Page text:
The legalization of marijuana: What HR and People teams need to know
The state of marijuana in the United States is complicated – and its relationship to the workplace even more so.
While it remains illegal under federal law, the legalization and use of medicinal marijuana is picking up pace at a state level. 33 states across the US have now enabled legal access for medicinal purposes, with at least 11 states and D.C. legalizing it for recreational usage, and over 26 states decriminalizing small amounts of it.
With new bills coming into effect in 2020, and policy constantly changing, this is an evolving topic that HR and People teams need to address, yet many US employers admitted they’re ill-equipped to do so.
Furthermore, guidance and policy will vary from state-to-state, making it important for employers to get a better grasp on how this will impact workplaces today.
We shed light on the changing laws for HR and People teams.
What does the legalization of cannabis mean for your people?
The legalization of medicinal marijuana varies by state but generally means that cannabis can be used for qualified medical conditions. In 14 states where medical marijuana is legal, registered users have legal employment protection, meaning that employers cannot discriminate against them.
Recreational usage refers to the legal ability to purchase marijuana and consume or grow it at home – and this also varies by state.
Decriminalization means that possessing a small amount of marijuana for personal use is not generally considered a state crime, but a civil or local infraction, or only counts as a low-level misdemeanor with minimal jail time.
Will more states legalize marijuana in the future?
It is highly likely that more states will legalize a form of marijuana usage. In 2018 alone, 21 states reviewed bills that would make adult marijuana usage legal, and in 2019, a senator proposed a bill that would make it legal at the federal level.
What things should HR and People teams consider?
There are several factors that HR and People teams need to consider about marijuana in the workplace. SHRM advises that employers consult with legal and compliance experts, either in-house or externally, in order to determine your approach before setting new policies and rules in place – citing an example from Connecticut where an employer was sued for discrimination when they denied employment following a positive drug screen in a state where the candidate’s medical marijuana usage was lawful.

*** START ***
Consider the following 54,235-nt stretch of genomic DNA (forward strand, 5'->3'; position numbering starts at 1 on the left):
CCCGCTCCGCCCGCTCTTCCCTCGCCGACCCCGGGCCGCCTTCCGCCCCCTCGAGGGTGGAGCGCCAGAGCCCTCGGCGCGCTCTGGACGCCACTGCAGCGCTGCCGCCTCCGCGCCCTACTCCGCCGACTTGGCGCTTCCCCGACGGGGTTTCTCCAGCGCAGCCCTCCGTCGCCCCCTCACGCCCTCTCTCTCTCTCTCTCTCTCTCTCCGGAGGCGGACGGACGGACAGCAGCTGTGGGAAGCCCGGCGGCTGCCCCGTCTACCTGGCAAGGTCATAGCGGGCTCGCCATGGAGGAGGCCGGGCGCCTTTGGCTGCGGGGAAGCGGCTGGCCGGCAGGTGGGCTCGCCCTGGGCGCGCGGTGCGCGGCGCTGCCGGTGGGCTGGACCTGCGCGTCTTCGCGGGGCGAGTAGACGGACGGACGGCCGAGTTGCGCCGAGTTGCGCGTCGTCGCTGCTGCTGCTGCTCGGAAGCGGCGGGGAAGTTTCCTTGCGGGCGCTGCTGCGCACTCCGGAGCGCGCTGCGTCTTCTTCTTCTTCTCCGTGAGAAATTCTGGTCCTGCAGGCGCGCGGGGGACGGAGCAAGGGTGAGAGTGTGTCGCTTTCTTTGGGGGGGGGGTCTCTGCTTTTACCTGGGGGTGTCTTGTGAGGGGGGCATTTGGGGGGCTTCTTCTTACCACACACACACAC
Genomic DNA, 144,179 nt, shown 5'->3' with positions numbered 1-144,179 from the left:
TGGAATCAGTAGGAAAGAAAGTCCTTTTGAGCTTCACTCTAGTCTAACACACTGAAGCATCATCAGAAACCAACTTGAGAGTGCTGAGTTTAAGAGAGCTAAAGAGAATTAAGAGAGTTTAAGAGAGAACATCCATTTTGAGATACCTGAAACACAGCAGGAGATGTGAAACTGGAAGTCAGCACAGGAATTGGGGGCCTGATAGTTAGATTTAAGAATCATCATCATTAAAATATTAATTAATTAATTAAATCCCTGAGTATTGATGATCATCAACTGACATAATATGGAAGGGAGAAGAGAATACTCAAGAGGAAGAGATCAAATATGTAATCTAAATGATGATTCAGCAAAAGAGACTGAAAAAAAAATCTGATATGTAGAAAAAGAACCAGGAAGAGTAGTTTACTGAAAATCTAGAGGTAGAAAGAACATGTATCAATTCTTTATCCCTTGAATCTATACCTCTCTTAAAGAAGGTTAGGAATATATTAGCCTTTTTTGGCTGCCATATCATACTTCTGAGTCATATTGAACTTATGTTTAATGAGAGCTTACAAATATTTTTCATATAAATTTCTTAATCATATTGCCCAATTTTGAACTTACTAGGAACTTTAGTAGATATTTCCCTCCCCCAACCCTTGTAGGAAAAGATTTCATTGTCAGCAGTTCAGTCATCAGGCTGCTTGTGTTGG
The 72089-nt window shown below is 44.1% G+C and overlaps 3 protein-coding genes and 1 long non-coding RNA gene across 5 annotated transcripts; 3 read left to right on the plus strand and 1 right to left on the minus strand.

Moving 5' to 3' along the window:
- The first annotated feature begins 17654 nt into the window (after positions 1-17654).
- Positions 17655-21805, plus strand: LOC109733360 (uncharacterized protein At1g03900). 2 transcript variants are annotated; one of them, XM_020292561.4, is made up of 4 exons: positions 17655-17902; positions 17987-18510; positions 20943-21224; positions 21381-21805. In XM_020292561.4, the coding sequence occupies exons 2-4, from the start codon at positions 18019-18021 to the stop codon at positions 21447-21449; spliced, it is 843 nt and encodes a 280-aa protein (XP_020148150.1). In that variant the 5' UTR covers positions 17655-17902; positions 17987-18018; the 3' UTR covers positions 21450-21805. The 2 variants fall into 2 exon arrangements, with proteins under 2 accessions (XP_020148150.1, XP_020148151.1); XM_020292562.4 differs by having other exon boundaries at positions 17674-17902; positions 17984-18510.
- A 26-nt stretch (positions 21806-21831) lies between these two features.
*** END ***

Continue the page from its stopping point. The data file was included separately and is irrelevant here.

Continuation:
What do HR and people teams need to do?
While the course of action will depend on your business, its location, and the industry that you’re in, SHRM has issued general guidance, laws, and precautions to be mindful of. Most importantly, your company’s “drug-testing and screening practices must comply with emerging laws in relevant states, even though all marijuana use is still illegal at the federal level”.
In some states, particularly those that cover medical marijuana patients under disability laws, you will need to establish whether positive drug tests are connected to medicinal use before deciding on employment.
If your employees seek accommodations for medical use, make sure that they have appropriate medical certification and won’t partake on the job or pose a risk in the workplace.
Regardless of state law, federal rules require substance testing, including for marijuana, of some employees such as truck drivers. Companies with federal contracts and grants, as well as federal agencies, will need to have and enforce a drug use policy.
So, what steps can HR and people teams take to get ahead of the issue?
Determine a policy
Many companies are finding it helpful to adapt the same rules that apply to alcohol to address the recreational cannabis challenge – what employees do in their personal time is private but they shouldn’t come to work impaired or partake while on the job.
For employees with medical conditions, ask them directly about the accommodations they need in the workplace and request discreet usage that will not affect job performance.
If people are managing issues like chronic pain, for example, treating the condition could improve their job performance and a blanket ban would likely hinder it.
SHRM has a resource list of policies, laws and key information that HR teams can use when addressing their policies.
Consider your approach to pre-employment drug screening
Drug screenings are common in the US, but pre-employment screenings are dropping, even if employers aren’t advertising it publicly. Many employers don’t want to take the legal risk of discriminating against someone who may be engaging in medicinal use, and they also want to avoid disqualifying high-quality talent who use for recreational purposes where it’s legally permitted.
Whilst post-accident screenings are often required by insurance, companies like Apple, for example, have eliminated the practice unless the role possesses safety risks.
Communicate changes or expectations to employees
Communicate your approach clearly with employees. If your organization decides to remove existing policies that ban usage to invite people to share their need for medical accommodations, make this clear to employees and let them know what the next steps are.
Be clear about on-the-job expectations related to usage, safety, performance and outline the consequences or actions that will be taken if impairment or performance becomes a challenge.
How are HR and People leaders of today preparing for the challenges of tomorrow? Download the research report ‘The changing face of HR’ to find out.
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